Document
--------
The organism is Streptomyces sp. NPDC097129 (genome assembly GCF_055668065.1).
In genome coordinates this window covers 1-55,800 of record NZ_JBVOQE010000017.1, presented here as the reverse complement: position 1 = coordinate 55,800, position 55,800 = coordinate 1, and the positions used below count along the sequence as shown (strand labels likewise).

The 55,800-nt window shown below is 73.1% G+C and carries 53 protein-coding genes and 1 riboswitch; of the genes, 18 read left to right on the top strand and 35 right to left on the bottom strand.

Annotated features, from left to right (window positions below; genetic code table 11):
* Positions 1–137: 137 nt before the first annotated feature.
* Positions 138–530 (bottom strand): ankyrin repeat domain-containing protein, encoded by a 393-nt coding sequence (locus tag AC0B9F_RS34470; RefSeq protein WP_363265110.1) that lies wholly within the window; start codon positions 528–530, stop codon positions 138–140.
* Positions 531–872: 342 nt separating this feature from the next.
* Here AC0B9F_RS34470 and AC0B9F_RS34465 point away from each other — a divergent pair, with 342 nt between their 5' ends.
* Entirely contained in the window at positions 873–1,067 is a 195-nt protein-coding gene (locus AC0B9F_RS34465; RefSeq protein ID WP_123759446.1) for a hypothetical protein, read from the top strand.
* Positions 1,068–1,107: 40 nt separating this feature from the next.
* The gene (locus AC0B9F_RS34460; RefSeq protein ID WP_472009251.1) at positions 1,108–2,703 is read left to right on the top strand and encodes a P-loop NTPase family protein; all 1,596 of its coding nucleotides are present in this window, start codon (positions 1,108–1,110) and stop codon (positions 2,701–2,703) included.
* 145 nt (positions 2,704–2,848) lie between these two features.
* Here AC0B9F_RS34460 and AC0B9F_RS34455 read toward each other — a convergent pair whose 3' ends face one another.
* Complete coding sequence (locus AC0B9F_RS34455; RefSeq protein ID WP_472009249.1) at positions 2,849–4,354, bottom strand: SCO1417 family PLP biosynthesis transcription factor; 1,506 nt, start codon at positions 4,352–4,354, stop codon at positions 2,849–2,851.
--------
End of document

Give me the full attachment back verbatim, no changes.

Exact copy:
The organism is Streptomyces sp. NPDC097129 (genome assembly GCF_055668065.1).
In genome coordinates this window covers 1-55,800 of record NZ_JBVOQE010000017.1, presented here as the reverse complement: position 1 = coordinate 55,800, position 55,800 = coordinate 1, and the positions used below count along the sequence as shown (strand labels likewise).

The 55,800-nt window shown below is 73.1% G+C and carries 53 protein-coding genes and 1 riboswitch; of the genes, 18 read left to right on the top strand and 35 right to left on the bottom strand.

Annotated features, from left to right (window positions below; genetic code table 11):
* Positions 1–137: 137 nt before the first annotated feature.
* Positions 138–530 (bottom strand): ankyrin repeat domain-containing protein, encoded by a 393-nt coding sequence (locus tag AC0B9F_RS34470; RefSeq protein WP_363265110.1) that lies wholly within the window; start codon positions 528–530, stop codon positions 138–140.
* Positions 531–872: 342 nt separating this feature from the next.
* Here AC0B9F_RS34470 and AC0B9F_RS34465 point away from each other — a divergent pair, with 342 nt between their 5' ends.
* Entirely contained in the window at positions 873–1,067 is a 195-nt protein-coding gene (locus AC0B9F_RS34465; RefSeq protein ID WP_123759446.1) for a hypothetical protein, read from the top strand.
* Positions 1,068–1,107: 40 nt separating this feature from the next.
* The gene (locus AC0B9F_RS34460; RefSeq protein ID WP_472009251.1) at positions 1,108–2,703 is read left to right on the top strand and encodes a P-loop NTPase family protein; all 1,596 of its coding nucleotides are present in this window, start codon (positions 1,108–1,110) and stop codon (positions 2,701–2,703) included.
* 145 nt (positions 2,704–2,848) lie between these two features.
* Here AC0B9F_RS34460 and AC0B9F_RS34455 read toward each other — a convergent pair whose 3' ends face one another.
* Complete coding sequence (locus AC0B9F_RS34455; RefSeq protein ID WP_472009249.1) at positions 2,849–4,354, bottom strand: SCO1417 family PLP biosynthesis transcription factor; 1,506 nt, start codon at positions 4,352–4,354, stop codon at positions 2,849–2,851.